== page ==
Superior Court – Property Loss – Duty to Defend In C.J. Fucci, Inc. v. National Shoring, LLC et al, the insured plaintiff sought a declaratory judgment against its commercial general liability insurer, Travelers. The underlying dispute arose out of an incident at a construction site allegedly caused by the plaintiff’s contractors. The University of Connecticut retained Dimeo Construction Company (“Dimeo”) to serve as the construction manager for construction of a project. Dimeo entered into a subcontract with the plaintiff to provide labor, equipment, materials and services for the project. The plaintiff retained Earthwork Engineering, Inc. (“Earthwork”) to design a support of excavation system that would temporarily retain the earth to allow for safe construction of structures below grade. The plaintiff also entered into a contract with National Shoring, LLC (“National Shoring”) to provide labor, equipment, materials and services for the project. On the incident date, a steel H-pile installed by National Shoring failed and laterally displaced into the excavation. As a result, the connected timber lagging boards released, causing the sloughing of retained soil into the excavation. The H-pile failure caused a multitude of damages to the project. A firm retained to determine the cause of the H-pile failure attributed the incident to the construction activities of both National Shoring and Earthwork. Dimeo asserted that it intended to hold the plaintiff responsible for all damages incurred because of the H-pile failure. Dimeo withheld money from the plaintiff’s contract payments for costs that Dimeo claimed to have incurred as a result of the H-pile failure. In addition to the damages that Dimeo withheld, the plaintiff incurred monetary damages arising out of National Shoring and Earthwork’s deficient performance of their respective scopes of work. The plaintiff withheld money from National Shoring’s contract payments. The plaintiff argued that the Travelers policy covered Dimeo’s claim against it because the H-pile failure was an “occurrence” that resulted in “property damage” to various utilities. The plaintiff put Travelers on notice of Dimeo’s claim and tendered the claim for defense and indemnity. Travelers filed a motion to strike the plaintiff’s claim for breach of contract as well as the claim for declaratory judgment. Travelers argued that as no suit had been filed against the plaintiff, both claims must be stricken. Insofar as Travelers’ arguments were premised on policy language relating to the duty to defend, the Court was unable to consider striking the claim on said grounds because the specific policy language relied upon by Travelers was not attached to the plaintiff’s complaint. Travelers also argued that it had no duty to cover the subject claim because the plaintiff did not allege property damage but instead sought coverage for money it was allegedly owed by Dimeo, as well as money that it sought from other parties because of their alleged negligence. Travelers further contended that these purely economic damages did not constitute property damage. The plaintiff argued that this case was not about seeking reimbursement for debt; rather, the plaintiff was seeking indemnification for Dimeo’s claim, which was one for property damage. The Court noted that Dimeo’s claims included damages from physical injury to the excavation and the utilities, both of which constituted tangible property. Accordingly, it could not be said that the plaintiff sought to recover from Travelers pure economic losses unrelated to property damage. Travelers also argued that debts are not property damage and that the money Dimeo withheld from the plaintiff and the money that the plaintiff withheld from National Shoring do not constitute property damage. However, the Court found that the plaintiff sufficiently alleged that it sought coverage for loss that at least partially resulted from physical injury to tangible property. Therefore, the motion to strike was denied.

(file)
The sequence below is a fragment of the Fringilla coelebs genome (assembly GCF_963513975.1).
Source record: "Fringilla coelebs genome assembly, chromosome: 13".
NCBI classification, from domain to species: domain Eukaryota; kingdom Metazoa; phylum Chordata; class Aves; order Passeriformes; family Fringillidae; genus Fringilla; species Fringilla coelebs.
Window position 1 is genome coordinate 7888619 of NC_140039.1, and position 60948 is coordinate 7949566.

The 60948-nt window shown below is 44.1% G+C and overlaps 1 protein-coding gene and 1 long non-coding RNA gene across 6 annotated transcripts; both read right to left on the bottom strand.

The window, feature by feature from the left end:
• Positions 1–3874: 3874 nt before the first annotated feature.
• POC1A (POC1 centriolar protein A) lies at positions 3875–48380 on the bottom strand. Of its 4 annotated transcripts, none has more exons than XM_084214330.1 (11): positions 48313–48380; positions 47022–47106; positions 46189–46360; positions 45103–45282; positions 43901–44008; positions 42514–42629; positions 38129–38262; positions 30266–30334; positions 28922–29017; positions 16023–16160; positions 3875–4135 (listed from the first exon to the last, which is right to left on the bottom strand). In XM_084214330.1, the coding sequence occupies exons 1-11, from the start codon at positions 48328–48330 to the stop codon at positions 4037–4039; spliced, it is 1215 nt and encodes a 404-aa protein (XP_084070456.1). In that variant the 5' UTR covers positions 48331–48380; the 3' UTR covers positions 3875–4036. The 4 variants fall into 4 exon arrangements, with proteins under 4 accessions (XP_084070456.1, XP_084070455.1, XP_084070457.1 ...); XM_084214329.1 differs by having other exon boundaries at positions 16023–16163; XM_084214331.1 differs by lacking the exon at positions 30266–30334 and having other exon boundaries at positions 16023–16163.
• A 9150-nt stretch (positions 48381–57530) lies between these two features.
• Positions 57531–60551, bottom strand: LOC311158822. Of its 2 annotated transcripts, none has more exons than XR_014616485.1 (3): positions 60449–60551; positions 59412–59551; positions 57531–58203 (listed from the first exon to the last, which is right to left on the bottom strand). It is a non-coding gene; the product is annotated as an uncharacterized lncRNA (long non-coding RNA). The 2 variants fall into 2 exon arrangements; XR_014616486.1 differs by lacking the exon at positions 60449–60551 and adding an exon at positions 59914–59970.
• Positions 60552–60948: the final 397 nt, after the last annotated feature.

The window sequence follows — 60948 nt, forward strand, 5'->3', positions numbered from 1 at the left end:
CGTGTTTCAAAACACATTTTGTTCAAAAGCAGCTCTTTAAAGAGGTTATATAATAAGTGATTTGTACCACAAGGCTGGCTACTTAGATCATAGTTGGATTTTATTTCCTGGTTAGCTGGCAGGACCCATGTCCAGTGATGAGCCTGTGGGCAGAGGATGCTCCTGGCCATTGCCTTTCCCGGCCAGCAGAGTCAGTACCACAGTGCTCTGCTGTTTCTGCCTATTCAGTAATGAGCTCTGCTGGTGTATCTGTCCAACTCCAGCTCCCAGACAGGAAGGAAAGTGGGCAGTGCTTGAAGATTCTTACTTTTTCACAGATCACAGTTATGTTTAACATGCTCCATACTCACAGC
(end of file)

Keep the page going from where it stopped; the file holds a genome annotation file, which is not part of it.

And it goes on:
Appellate Court – Underinsured Motorist Benefits – Policy Must Comply With Statute In Curley v. The Phoenix Insurance Company, the plaintiff appealed from the judgment of the Trial Court rendering summary judgment for the defendant. The Trial Court ruled that the plaintiff was not an insured within the meaning of the commercial automobile liability insurance policy issued by the defendant to the plaintiff’s employer, the University of Bridgeport, because she was not occupying a covered vehicle for purposes of the underinsured motorist coverage endorsement. On appeal, the plaintiff argued, inter alia, that the Trial Court improperly rendered summary judgment for the defendant because the Court’s construction of the University’s policy violated the controlling statute for underinsured motorist coverage. The evidence demonstrated that the plaintiff was operating a rental vehicle at the time of the accident, that the University neither owned nor leased said vehicle, and that the vehicles owned or leased by the University were not out of service. The plaintiff argued that (1) she was an insured under the policy because the University had authorized her to rent the vehicle for use in performing her job duties, (2) allowing an employer and insurer to conspire to deny employees statutorily required coverage would violate public policy, and (3) because drivers were required by statute to maintain minimum amounts of liability insurance for any vehicle, including rental vehicles, the University’s policy, by its terms, provided coverage for the rental vehicle in the present case. It was undisputed that the plaintiff was an insured for purposes of liability coverage. Connecticut law requires that each automobile liability policy provide uninsured and underinsured motorist coverage to a class of persons that is coextensive with that insured under the liability section of the policy. Connecticut General Statutes § 38a-336(f) provides in relevant part: “[A]n employee of a named insured injured while occupying a covered motor vehicle in the course of employment shall be covered by such insured’s otherwise applicable uninsured and underinsured motorist coverage.” The Appellate Court found no indication in this statutory language that the legislature intended to distinguish between a covered motor vehicle for liability coverage and a covered motor vehicle for uninsured and underinsured motorist coverage. Through its analysis of the uninsured / underinsured statute, the Appellate Court noted that the defendant could not rely on the language of § 38a-336(f) to avoid its statutory obligations by limiting uninsured / underinsured motorist coverage, by policy definition, to injuries arising out of an insured’s use of a specified vehicle. The Appellate Court further observed that the uninsured / underinsured statute is remedial in nature, intended to promote the well-established and deliberate policy in favor of insuring the risk of loss resulting from the negligence of uninsured and underinsured motorists. Consequently, reading the statute as a whole, the “otherwise applicable” language of § 38a-336 (f) clearly and unambiguously required that the defendant comply with the other provisions of § 38a-336 before reducing the limits of uninsured and underinsured coverage to an amount less than the limits of liability coverage under the policy. Therefore, because there was no evidence that the University expressly waived the statutorily mandated coverage, as required by § 38a-336 (a) (2), the Trial Court improperly rendered summary judgment for the defendant, requiring the Appellate Court to reverse the decision and remand the case to the Trial Court.